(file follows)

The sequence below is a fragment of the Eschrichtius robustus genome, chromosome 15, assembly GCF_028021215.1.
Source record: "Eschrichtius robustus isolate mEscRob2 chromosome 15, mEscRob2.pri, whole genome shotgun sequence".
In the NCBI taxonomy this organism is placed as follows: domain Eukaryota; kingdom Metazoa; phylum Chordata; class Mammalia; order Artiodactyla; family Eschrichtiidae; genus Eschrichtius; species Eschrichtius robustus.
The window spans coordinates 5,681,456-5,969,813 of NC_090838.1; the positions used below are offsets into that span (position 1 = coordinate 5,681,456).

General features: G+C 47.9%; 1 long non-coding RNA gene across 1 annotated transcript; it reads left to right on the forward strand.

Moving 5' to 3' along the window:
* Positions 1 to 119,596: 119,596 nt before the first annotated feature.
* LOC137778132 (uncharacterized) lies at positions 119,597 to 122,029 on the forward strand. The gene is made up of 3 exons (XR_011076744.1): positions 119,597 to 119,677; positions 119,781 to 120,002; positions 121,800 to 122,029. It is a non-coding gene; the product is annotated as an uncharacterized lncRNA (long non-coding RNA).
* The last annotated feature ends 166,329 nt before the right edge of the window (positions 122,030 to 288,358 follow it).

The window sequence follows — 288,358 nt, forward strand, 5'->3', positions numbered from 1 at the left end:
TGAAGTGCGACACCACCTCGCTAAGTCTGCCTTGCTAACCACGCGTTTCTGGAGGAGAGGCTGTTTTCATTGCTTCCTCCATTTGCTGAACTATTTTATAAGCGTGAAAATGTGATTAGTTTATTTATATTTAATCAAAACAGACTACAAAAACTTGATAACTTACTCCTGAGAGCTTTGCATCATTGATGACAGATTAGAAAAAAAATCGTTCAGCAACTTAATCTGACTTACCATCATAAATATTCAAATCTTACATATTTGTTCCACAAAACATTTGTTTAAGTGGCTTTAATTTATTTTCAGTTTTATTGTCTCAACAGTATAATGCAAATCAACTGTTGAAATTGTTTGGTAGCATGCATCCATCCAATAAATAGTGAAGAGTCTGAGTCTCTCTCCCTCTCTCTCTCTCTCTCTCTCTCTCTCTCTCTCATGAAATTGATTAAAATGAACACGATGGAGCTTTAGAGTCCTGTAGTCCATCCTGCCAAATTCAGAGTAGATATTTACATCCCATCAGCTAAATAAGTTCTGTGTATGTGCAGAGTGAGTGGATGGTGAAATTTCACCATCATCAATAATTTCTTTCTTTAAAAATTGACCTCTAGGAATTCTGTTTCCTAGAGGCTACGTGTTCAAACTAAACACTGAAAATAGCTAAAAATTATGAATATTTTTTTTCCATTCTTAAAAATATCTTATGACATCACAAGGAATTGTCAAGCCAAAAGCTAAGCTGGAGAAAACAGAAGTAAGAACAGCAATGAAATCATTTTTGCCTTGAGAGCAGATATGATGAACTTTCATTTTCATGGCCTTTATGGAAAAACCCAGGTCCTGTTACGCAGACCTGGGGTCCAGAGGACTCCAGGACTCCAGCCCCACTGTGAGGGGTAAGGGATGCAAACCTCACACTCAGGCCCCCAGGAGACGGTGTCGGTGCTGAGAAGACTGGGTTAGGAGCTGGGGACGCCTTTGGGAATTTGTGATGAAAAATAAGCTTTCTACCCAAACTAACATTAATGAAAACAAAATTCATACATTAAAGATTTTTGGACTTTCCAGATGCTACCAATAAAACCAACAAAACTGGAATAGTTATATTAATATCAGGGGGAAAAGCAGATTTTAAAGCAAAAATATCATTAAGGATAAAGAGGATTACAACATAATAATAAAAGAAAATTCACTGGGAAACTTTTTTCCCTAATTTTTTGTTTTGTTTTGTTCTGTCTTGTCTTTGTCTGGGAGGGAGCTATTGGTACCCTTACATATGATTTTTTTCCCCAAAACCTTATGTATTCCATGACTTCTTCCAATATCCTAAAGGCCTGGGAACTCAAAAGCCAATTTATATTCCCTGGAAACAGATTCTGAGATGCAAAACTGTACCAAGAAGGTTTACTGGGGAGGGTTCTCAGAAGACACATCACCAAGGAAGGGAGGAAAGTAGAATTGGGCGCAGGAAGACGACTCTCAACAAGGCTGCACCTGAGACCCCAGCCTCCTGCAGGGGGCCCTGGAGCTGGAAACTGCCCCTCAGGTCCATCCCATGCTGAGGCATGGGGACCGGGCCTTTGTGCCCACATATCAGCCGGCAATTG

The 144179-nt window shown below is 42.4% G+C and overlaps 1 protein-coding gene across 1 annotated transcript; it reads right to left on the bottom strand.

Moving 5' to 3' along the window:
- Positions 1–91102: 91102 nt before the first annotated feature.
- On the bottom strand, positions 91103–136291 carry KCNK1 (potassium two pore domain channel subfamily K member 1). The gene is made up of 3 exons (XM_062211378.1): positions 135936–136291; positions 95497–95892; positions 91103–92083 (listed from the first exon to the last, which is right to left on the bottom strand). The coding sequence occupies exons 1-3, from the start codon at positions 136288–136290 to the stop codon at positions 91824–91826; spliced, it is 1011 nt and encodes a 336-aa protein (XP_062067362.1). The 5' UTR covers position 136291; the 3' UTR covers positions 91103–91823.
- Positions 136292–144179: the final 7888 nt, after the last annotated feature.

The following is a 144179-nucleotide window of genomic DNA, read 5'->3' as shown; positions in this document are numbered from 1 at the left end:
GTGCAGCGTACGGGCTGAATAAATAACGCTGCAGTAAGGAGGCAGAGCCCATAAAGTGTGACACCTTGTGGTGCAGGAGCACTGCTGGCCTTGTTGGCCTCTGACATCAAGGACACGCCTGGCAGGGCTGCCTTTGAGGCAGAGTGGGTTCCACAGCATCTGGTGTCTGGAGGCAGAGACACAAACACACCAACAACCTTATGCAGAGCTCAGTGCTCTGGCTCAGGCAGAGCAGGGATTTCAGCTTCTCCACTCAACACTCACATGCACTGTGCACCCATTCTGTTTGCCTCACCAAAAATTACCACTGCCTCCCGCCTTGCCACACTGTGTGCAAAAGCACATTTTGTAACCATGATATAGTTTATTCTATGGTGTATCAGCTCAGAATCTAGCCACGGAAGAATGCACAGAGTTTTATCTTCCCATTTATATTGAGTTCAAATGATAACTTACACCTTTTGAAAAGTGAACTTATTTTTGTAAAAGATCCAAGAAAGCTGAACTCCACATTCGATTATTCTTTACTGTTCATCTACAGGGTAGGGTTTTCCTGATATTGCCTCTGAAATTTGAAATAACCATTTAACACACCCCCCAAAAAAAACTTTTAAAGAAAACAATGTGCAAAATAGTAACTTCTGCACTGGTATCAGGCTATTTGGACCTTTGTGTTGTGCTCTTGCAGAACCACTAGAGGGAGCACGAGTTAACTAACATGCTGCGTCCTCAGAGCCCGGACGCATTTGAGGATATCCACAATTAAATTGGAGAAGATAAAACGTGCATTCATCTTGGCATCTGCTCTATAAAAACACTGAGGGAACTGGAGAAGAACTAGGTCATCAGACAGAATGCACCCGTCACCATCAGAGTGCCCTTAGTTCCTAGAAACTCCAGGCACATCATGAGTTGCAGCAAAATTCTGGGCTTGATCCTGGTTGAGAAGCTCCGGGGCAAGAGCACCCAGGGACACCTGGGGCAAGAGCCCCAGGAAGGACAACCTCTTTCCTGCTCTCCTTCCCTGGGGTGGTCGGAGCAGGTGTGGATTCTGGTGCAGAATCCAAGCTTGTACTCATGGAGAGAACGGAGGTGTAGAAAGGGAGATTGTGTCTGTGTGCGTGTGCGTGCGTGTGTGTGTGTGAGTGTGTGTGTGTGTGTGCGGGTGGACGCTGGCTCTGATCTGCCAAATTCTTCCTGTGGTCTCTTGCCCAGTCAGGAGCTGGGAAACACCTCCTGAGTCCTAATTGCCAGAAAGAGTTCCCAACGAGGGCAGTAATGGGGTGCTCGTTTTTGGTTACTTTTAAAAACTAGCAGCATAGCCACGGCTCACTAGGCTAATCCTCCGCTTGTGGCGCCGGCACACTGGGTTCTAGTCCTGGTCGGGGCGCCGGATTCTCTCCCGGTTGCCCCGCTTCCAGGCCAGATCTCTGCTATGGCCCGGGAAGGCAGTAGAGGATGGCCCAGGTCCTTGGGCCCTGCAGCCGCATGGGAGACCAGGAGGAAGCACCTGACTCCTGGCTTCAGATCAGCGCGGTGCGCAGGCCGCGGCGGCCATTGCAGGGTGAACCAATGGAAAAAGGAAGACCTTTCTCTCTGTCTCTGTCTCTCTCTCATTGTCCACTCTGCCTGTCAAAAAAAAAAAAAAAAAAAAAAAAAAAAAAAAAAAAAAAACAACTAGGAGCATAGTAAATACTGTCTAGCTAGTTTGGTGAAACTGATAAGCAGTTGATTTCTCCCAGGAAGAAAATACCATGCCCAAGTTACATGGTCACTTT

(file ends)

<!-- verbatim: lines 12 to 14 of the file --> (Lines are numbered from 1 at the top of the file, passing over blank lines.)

The 144179-nt window shown below is 42.4% G+C and overlaps 1 protein-coding gene across 1 annotated transcript; it reads right to left on the bottom strand.

Moving 5' to 3' along the window:
- Positions 1–91102: 91102 nt before the first annotated feature.